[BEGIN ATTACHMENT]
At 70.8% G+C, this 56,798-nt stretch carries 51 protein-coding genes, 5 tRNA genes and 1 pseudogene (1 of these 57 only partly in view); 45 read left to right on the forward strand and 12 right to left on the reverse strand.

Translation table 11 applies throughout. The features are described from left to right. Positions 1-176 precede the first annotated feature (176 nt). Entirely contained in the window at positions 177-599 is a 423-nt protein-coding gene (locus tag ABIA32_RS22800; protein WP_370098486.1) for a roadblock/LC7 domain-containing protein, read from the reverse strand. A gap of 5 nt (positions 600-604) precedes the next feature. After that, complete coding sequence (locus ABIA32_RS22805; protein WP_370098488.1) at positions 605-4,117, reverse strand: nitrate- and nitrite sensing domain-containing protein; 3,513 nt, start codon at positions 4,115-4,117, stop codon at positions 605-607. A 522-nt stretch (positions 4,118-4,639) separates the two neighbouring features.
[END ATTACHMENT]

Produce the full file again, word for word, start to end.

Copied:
At 70.8% G+C, this 56,798-nt stretch carries 51 protein-coding genes, 5 tRNA genes and 1 pseudogene (1 of these 57 only partly in view); 45 read left to right on the forward strand and 12 right to left on the reverse strand.

Translation table 11 applies throughout. The features are described from left to right. Positions 1-176 precede the first annotated feature (176 nt). Entirely contained in the window at positions 177-599 is a 423-nt protein-coding gene (locus tag ABIA32_RS22800; protein WP_370098486.1) for a roadblock/LC7 domain-containing protein, read from the reverse strand. A gap of 5 nt (positions 600-604) precedes the next feature. After that, complete coding sequence (locus ABIA32_RS22805; protein WP_370098488.1) at positions 605-4,117, reverse strand: nitrate- and nitrite sensing domain-containing protein; 3,513 nt, start codon at positions 4,115-4,117, stop codon at positions 605-607. A 522-nt stretch (positions 4,118-4,639) separates the two neighbouring features.